Using associated gas that would otherwise be flared can be challenging, but a range of technical solutions exist. Capturing this gas and transporting it to a market through a gas pipeline typically requires large volumes of gas to be viable. Since associated gas volumes are rarely large enough at individual flare sites, this often requires capturing associated gas from many flare sites to create sufficient volume. This can represent a significant cost unless the flare sites are located close to one another.
While small-scale, modular, gas utilization technologies have need developed over the past few years, increasing the potential for using smaller volumes of associated gas, it can still be economically challenging to utilize associated gas. Much depends on the cost to purchase the associated gas and the value of the end-product.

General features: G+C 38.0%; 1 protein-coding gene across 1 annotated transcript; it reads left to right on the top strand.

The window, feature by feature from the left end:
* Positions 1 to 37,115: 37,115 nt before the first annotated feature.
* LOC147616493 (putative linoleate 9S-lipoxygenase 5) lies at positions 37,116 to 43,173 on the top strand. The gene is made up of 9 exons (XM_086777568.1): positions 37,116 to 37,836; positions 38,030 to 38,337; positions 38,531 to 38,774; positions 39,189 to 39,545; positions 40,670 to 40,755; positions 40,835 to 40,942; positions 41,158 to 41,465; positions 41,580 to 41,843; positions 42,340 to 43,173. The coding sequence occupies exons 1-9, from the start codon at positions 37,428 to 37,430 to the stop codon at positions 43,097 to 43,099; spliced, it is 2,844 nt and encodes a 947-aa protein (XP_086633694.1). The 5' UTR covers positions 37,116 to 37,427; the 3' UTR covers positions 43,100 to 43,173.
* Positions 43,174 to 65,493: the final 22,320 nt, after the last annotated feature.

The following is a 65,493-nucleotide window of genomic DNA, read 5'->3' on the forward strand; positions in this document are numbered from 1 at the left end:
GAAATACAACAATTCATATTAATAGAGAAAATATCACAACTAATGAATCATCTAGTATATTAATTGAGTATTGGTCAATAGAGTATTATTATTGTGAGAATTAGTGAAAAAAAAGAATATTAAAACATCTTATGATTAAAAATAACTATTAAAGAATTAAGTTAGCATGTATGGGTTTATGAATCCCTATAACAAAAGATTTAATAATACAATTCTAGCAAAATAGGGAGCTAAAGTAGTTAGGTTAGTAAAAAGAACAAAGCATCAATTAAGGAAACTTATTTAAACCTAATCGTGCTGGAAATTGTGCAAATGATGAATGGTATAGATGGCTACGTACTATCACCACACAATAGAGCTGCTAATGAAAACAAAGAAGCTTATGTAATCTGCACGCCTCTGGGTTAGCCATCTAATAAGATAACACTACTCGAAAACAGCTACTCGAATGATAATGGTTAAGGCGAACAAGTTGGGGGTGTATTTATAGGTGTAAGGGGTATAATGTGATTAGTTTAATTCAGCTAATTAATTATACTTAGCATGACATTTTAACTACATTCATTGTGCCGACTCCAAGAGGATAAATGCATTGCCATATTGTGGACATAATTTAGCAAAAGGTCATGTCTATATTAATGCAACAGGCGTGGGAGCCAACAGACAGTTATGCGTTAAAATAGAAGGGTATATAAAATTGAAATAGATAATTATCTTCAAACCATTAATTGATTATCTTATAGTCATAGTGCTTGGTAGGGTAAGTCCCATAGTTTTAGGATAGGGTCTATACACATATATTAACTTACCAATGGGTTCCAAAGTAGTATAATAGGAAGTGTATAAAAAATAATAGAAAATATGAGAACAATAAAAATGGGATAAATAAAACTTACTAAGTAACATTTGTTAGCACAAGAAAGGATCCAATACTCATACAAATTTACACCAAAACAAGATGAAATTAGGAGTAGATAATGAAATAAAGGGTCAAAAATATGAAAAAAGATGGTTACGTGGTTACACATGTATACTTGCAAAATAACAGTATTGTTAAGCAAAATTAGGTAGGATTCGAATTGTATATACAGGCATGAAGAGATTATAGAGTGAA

Small modular electricity generation plants, truck-mounted, modular liquefied natural gas plants, integrated compressed natural gas systems and modular, remotely operated mini-gas-to-liquid plants may often, in the right circumstances, be economically viable alternatives to flaring.